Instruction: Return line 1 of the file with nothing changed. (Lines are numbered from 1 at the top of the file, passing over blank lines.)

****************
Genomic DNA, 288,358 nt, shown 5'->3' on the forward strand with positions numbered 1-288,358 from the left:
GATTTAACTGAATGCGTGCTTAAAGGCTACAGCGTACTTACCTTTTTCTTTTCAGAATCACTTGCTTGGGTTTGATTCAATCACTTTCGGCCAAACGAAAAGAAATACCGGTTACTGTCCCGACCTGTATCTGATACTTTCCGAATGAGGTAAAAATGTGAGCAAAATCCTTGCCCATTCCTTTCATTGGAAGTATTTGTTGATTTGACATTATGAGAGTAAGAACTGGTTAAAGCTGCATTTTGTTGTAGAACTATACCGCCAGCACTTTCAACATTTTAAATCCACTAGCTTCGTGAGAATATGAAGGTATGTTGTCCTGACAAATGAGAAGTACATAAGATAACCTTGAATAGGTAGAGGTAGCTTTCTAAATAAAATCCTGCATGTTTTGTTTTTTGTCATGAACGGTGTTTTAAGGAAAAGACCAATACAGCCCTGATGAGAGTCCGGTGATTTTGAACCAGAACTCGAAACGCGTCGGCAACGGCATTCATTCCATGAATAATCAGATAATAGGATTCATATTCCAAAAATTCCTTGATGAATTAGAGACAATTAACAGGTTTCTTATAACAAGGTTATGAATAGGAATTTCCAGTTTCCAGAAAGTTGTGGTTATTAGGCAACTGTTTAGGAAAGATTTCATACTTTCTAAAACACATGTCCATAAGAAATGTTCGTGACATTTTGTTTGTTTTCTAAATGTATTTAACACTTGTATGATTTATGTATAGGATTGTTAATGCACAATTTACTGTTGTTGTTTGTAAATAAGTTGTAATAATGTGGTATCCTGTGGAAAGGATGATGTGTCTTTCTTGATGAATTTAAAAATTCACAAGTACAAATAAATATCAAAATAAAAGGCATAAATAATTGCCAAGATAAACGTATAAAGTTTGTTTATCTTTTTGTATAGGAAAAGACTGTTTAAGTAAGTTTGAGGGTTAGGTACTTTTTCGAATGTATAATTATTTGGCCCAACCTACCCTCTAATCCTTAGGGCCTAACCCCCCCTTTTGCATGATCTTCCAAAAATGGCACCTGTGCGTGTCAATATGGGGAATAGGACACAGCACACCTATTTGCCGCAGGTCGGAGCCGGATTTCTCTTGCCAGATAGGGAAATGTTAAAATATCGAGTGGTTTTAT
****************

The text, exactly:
Genomic DNA, 288,358 nt, shown 5'->3' on the forward strand with positions numbered 1-288,358 from the left: